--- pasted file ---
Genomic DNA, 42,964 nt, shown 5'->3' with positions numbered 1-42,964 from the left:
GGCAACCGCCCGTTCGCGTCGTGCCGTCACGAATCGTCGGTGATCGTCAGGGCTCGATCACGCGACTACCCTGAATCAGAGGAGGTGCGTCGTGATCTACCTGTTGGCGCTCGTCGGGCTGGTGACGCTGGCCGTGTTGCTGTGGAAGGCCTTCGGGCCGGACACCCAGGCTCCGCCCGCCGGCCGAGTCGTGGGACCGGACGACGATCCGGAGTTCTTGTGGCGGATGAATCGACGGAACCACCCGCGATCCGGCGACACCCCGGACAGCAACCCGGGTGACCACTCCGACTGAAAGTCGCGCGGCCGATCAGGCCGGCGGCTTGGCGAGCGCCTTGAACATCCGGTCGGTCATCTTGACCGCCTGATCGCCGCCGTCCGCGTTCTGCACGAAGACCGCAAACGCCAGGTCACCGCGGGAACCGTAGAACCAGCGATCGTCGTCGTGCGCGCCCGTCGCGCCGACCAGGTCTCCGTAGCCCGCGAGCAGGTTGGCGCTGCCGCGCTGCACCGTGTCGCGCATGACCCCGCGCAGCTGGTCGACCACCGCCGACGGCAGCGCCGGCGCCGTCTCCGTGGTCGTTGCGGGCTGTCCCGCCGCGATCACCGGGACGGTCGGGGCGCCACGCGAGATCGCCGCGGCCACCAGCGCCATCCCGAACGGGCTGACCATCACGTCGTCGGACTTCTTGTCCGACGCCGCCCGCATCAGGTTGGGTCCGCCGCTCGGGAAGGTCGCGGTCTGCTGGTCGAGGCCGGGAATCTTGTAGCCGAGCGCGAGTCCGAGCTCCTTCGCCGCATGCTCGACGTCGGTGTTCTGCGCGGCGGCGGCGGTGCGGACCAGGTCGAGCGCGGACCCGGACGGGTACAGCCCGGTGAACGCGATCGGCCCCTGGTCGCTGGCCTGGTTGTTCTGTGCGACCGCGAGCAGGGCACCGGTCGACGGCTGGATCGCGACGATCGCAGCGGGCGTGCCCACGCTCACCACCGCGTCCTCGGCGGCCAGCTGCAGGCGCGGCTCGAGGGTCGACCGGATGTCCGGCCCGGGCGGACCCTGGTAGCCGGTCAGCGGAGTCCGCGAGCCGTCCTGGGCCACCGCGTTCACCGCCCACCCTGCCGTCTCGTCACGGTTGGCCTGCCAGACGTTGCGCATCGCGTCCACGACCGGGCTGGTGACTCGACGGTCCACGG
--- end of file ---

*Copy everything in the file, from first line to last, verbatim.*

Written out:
Genomic DNA, 42,964 nt, shown 5'->3' with positions numbered 1-42,964 from the left:
GGCAACCGCCCGTTCGCGTCGTGCCGTCACGAATCGTCGGTGATCGTCAGGGCTCGATCACGCGACTACCCTGAATCAGAGGAGGTGCGTCGTGATCTACCTGTTGGCGCTCGTCGGGCTGGTGACGCTGGCCGTGTTGCTGTGGAAGGCCTTCGGGCCGGACACCCAGGCTCCGCCCGCCGGCCGAGTCGTGGGACCGGACGACGATCCGGAGTTCTTGTGGCGGATGAATCGACGGAACCACCCGCGATCCGGCGACACCCCGGACAGCAACCCGGGTGACCACTCCGACTGAAAGTCGCGCGGCCGATCAGGCCGGCGGCTTGGCGAGCGCCTTGAACATCCGGTCGGTCATCTTGACCGCCTGATCGCCGCCGTCCGCGTTCTGCACGAAGACCGCAAACGCCAGGTCACCGCGGGAACCGTAGAACCAGCGATCGTCGTCGTGCGCGCCCGTCGCGCCGACCAGGTCTCCGTAGCCCGCGAGCAGGTTGGCGCTGCCGCGCTGCACCGTGTCGCGCATGACCCCGCGCAGCTGGTCGACCACCGCCGACGGCAGCGCCGGCGCCGTCTCCGTGGTCGTTGCGGGCTGTCCCGCCGCGATCACCGGGACGGTCGGGGCGCCACGCGAGATCGCCGCGGCCACCAGCGCCATCCCGAACGGGCTGACCATCACGTCGTCGGACTTCTTGTCCGACGCCGCCCGCATCAGGTTGGGTCCGCCGCTCGGGAAGGTCGCGGTCTGCTGGTCGAGGCCGGGAATCTTGTAGCCGAGCGCGAGTCCGAGCTCCTTCGCCGCATGCTCGACGTCGGTGTTCTGCGCGGCGGCGGCGGTGCGGACCAGGTCGAGCGCGGACCCGGACGGGTACAGCCCGGTGAACGCGATCGGCCCCTGGTCGCTGGCCTGGTTGTTCTGTGCGACCGCGAGCAGGGCACCGGTCGACGGCTGGATCGCGACGATCGCAGCGGGCGTGCCCACGCTCACCACCGCGTCCTCGGCGGCCAGCTGCAGGCGCGGCTCGAGGGTCGACCGGATGTCCGGCCCGGGCGGACCCTGGTAGCCGGTCAGCGGAGTCCGCGAGCCGTCCTGGGCCACCGCGTTCACCGCCCACCCTGCCGTCTCGTCACGGTTGGCCTGCCAGACGTTGCGCATCGCGTCCACGACCGGGCTGGTGACTCGACGGTCCACGG